How to safeguard yourself on the Internet against RIAA prosecution:
- Note: This page is out of date and only affects users sharing music files. Being prosecuted is very unlikely - approximately 1 in 10,000.
- Do not share 1,000+ files. Simply sharing less than this number will likely exclude you from lawsuit.
- Or: Share only files you know to be legally exchangable. Do not share files that could be misinterprited as being from an RIAA-member label. Labels can be referenced with Amazon.com's music store. Also: files distributed under a Creative Commons or Open Audio License.
- Or: disable sharing entirely (only download - do not upload). While bad karma, it is the easiest solution.
- Or: use file sharing software that does not expose your IP Address:
- Or: use a proxy located outside the US.
- Or: run PeerGuardian or some other form of blacklist - lowers your chances of being detected significantly.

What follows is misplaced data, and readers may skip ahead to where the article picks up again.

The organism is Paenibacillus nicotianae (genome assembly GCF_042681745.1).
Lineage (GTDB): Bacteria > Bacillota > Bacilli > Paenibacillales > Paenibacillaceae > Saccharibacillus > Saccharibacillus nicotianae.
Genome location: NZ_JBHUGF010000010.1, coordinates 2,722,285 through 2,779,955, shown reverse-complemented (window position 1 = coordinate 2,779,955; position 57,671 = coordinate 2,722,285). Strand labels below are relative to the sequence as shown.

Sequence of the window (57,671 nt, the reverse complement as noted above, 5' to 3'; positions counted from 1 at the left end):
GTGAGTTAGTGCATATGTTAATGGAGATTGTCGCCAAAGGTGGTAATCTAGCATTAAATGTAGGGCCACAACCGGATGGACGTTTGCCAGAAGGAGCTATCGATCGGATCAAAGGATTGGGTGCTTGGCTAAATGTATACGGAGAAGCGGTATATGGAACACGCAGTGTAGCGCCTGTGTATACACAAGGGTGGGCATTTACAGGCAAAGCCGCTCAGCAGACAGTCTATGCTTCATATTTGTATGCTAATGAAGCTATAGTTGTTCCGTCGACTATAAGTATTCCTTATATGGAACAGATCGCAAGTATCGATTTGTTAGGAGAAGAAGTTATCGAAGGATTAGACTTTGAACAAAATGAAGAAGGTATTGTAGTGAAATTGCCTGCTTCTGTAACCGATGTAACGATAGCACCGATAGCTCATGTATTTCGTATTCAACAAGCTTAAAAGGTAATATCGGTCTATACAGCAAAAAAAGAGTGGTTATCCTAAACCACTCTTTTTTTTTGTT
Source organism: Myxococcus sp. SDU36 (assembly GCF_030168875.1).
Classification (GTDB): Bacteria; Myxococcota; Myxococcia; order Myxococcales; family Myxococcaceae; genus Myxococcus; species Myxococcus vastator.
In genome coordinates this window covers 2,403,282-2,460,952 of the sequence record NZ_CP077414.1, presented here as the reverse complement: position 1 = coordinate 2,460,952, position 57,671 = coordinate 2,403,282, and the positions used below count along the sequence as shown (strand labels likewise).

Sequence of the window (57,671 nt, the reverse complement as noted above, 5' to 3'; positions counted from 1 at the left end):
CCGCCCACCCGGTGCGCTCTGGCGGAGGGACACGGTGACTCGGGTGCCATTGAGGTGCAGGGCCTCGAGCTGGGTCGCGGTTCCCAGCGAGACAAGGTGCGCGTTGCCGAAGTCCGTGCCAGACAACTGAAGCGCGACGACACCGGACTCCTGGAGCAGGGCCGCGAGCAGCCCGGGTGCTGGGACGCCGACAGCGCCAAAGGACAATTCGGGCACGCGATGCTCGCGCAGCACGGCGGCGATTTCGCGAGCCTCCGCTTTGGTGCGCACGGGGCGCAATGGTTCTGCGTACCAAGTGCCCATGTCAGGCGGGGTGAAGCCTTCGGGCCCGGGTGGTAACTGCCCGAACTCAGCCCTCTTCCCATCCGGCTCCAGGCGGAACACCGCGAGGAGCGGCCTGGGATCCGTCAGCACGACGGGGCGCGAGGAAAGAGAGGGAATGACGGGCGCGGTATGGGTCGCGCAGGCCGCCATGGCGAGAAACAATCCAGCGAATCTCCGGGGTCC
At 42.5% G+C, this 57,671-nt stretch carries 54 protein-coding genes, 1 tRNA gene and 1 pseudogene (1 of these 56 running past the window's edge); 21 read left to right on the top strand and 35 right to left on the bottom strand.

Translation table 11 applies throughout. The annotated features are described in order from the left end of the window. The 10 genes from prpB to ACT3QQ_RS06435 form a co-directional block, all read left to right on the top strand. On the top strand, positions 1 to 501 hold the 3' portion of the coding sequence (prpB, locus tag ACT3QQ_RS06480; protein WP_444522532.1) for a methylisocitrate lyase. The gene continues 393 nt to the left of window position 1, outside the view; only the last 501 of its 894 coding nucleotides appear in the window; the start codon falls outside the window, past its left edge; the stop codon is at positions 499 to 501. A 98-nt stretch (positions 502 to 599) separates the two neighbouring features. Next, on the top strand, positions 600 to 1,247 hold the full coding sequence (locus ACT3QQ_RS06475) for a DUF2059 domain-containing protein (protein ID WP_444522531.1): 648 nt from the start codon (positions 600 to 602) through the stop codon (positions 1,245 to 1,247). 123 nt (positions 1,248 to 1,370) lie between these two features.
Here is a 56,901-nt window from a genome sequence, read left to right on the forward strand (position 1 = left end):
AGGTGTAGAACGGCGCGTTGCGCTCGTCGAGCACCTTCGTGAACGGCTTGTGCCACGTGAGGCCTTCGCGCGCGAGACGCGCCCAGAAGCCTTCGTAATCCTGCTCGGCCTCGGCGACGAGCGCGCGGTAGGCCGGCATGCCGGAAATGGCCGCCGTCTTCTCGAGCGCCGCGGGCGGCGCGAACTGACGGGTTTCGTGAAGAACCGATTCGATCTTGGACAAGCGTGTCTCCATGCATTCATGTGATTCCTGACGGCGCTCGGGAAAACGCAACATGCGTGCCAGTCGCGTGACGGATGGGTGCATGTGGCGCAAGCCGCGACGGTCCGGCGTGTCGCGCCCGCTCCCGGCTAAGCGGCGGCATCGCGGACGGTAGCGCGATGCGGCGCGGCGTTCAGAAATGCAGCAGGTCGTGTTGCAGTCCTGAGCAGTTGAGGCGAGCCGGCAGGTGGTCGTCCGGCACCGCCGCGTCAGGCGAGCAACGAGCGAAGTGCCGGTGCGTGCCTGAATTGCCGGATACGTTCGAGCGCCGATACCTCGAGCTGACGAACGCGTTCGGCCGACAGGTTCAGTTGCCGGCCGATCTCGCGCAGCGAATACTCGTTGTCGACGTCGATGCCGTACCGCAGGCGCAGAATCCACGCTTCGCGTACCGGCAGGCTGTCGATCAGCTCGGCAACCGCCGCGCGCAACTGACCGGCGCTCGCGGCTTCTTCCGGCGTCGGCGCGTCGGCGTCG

- Remove ID3 tags from MP3s to prevent their fingerprint or run MP3Gain to alter the file slightly.
- Block RIAA sources with a tool like PeerGuardian. Similarly, administrators should configure servers to blacklist RIAA IP Address ranges wherever possible.
- DONATE: To peer-to-peer legal defence fund.
A good source for actively-updated RIAA News: http://www.zeropaid.com
Seattle Post-Intelligencer: "The latest copyright suits this week bring to 382 filed since the Washington-based Recording Industry Association of America announced its legal campaign nearly six months ago."
P2PNet: "Twenty-two days to go to Christmas and the RIAA (Recording Industry Association of America) has filed lawsuits against another 41 p2p users it claims have violated copyrights owned by its masters, the Big Five (Four, Three?) music labels."
USA Today: "Despite bad press for turning on its customers, the recording industry said Wednesday that it would sue 41 more people, alleging they illegally downloaded music from the Internet."